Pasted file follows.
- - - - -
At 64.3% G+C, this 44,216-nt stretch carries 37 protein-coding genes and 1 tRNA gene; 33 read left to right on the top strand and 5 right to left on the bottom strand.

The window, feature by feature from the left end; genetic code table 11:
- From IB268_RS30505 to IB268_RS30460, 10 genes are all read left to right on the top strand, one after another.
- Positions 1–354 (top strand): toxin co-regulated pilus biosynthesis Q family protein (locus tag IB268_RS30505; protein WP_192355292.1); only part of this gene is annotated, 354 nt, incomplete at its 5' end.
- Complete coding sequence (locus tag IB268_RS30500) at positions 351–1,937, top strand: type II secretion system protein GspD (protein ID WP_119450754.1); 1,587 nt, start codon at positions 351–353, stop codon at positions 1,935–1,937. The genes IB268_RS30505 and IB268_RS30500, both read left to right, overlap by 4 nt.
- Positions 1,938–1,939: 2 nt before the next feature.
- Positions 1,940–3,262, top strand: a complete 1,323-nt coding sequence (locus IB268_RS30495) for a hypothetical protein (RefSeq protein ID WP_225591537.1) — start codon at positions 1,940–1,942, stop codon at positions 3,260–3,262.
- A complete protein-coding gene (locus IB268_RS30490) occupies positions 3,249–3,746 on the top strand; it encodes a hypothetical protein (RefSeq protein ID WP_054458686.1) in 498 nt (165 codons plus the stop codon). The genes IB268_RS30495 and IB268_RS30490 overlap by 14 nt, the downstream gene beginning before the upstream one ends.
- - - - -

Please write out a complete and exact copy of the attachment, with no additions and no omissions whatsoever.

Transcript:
At 64.3% G+C, this 44,216-nt stretch carries 37 protein-coding genes and 1 tRNA gene; 33 read left to right on the top strand and 5 right to left on the bottom strand.

The window, feature by feature from the left end; genetic code table 11:
- From IB268_RS30505 to IB268_RS30460, 10 genes are all read left to right on the top strand, one after another.
- Positions 1–354 (top strand): toxin co-regulated pilus biosynthesis Q family protein (locus tag IB268_RS30505; protein WP_192355292.1); only part of this gene is annotated, 354 nt, incomplete at its 5' end.
- Complete coding sequence (locus tag IB268_RS30500) at positions 351–1,937, top strand: type II secretion system protein GspD (protein ID WP_119450754.1); 1,587 nt, start codon at positions 351–353, stop codon at positions 1,935–1,937. The genes IB268_RS30505 and IB268_RS30500, both read left to right, overlap by 4 nt.
- Positions 1,938–1,939: 2 nt before the next feature.
- Positions 1,940–3,262, top strand: a complete 1,323-nt coding sequence (locus IB268_RS30495) for a hypothetical protein (RefSeq protein ID WP_225591537.1) — start codon at positions 1,940–1,942, stop codon at positions 3,260–3,262.
- A complete protein-coding gene (locus IB268_RS30490) occupies positions 3,249–3,746 on the top strand; it encodes a hypothetical protein (RefSeq protein ID WP_054458686.1) in 498 nt (165 codons plus the stop codon). The genes IB268_RS30495 and IB268_RS30490 overlap by 14 nt, the downstream gene beginning before the upstream one ends.